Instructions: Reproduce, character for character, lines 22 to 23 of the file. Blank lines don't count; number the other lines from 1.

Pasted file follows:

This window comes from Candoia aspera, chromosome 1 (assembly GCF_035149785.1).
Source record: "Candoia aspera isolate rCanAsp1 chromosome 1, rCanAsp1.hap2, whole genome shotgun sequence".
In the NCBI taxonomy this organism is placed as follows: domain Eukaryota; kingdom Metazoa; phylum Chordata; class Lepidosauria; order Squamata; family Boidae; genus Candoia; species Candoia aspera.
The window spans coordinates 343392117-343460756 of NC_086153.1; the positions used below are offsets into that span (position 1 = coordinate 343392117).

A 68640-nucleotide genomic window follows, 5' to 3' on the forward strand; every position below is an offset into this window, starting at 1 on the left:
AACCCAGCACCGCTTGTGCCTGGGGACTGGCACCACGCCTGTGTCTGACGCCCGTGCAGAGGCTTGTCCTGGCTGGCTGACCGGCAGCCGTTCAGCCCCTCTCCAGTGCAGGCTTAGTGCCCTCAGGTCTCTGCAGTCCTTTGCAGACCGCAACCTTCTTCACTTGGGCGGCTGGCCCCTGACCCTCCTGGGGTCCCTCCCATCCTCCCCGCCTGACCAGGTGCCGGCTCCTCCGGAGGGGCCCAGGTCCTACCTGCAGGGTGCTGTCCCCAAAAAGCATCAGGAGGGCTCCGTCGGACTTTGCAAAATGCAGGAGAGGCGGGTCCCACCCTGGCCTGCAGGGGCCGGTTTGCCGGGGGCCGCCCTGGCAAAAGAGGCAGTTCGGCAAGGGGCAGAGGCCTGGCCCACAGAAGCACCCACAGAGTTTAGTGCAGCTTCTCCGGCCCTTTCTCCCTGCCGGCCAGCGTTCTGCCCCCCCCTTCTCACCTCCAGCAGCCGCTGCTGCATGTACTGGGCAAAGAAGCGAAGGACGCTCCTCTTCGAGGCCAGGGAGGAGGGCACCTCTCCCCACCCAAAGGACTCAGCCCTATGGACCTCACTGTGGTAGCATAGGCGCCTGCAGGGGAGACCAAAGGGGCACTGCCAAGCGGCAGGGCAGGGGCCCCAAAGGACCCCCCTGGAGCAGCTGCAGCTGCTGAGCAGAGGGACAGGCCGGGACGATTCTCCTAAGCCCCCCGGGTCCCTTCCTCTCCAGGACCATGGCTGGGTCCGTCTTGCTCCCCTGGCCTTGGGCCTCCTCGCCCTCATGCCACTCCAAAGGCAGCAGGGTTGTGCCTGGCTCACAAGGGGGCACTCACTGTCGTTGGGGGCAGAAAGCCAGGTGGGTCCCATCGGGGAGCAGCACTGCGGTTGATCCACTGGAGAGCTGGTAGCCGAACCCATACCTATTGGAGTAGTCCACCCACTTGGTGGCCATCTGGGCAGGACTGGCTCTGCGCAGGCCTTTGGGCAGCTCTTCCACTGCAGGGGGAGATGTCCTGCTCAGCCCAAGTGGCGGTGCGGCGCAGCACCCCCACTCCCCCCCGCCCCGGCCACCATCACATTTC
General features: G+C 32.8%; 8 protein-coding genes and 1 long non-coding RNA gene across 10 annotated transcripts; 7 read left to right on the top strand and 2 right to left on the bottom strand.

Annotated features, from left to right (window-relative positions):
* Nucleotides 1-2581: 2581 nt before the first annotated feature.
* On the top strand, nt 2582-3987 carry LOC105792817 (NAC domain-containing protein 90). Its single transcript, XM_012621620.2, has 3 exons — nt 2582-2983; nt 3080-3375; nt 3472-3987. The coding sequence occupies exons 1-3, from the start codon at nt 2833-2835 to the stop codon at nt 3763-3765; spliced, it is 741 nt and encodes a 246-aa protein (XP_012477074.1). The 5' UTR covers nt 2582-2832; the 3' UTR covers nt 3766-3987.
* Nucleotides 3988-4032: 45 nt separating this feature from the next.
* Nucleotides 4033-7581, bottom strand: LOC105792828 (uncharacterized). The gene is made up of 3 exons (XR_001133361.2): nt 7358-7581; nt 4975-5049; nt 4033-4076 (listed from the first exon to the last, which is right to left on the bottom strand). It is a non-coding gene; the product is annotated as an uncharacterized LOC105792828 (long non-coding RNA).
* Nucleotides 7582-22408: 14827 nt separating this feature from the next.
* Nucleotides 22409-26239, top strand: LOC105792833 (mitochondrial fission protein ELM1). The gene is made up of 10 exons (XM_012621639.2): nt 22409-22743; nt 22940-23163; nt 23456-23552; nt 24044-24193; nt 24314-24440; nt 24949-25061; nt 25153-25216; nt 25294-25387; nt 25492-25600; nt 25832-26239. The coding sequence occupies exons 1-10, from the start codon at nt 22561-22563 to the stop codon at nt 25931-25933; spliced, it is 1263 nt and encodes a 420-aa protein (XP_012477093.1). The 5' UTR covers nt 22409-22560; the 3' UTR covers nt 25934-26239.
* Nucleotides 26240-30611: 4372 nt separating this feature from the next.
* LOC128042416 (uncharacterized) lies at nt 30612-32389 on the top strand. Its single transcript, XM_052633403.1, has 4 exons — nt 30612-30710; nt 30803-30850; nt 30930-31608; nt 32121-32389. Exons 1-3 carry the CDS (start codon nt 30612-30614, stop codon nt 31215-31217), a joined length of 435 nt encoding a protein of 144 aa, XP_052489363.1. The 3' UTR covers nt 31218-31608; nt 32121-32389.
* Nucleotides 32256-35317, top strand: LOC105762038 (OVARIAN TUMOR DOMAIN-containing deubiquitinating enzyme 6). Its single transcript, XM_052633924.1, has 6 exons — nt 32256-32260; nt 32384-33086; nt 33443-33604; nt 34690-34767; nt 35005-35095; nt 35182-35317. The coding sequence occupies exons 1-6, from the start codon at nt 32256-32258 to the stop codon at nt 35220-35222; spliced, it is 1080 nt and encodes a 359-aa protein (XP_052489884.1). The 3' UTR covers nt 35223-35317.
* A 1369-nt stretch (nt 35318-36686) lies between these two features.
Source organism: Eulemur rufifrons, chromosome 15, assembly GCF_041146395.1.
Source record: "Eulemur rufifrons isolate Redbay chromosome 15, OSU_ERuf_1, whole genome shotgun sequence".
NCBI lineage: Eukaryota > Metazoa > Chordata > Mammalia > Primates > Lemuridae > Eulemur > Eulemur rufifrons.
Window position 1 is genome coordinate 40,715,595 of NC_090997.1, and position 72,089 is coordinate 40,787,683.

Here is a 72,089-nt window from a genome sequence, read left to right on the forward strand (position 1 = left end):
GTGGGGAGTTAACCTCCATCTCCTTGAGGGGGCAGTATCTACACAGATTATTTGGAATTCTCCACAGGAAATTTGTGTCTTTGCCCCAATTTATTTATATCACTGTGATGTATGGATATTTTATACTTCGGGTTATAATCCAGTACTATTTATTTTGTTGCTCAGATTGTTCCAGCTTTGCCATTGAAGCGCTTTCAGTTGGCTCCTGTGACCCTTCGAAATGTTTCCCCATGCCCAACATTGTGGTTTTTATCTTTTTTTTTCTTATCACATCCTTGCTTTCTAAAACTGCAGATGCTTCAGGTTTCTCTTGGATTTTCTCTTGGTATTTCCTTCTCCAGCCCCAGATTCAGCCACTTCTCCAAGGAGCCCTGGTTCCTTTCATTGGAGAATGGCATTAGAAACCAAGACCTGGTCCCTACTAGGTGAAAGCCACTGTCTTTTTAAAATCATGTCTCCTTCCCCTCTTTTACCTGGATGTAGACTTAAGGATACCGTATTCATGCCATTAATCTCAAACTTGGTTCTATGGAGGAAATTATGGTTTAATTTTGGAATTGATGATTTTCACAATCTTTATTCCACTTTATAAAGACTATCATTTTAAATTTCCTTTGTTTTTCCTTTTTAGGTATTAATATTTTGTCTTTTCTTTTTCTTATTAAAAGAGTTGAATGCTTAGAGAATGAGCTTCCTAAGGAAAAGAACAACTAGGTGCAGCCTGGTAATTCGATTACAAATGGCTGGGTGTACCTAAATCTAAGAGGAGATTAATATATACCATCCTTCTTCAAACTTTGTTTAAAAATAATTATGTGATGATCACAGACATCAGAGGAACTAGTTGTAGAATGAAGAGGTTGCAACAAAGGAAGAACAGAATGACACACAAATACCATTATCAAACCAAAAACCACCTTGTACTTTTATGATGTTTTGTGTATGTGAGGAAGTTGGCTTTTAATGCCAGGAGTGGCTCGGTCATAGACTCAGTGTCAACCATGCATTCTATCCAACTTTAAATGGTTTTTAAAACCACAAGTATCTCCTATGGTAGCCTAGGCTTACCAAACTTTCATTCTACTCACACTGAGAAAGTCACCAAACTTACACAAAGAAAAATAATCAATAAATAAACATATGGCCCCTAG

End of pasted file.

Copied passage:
Window position 1 is genome coordinate 40,715,595 of NC_090997.1, and position 72,089 is coordinate 40,787,683.

Here is a 72,089-nt window from a genome sequence, read left to right on the forward strand (position 1 = left end):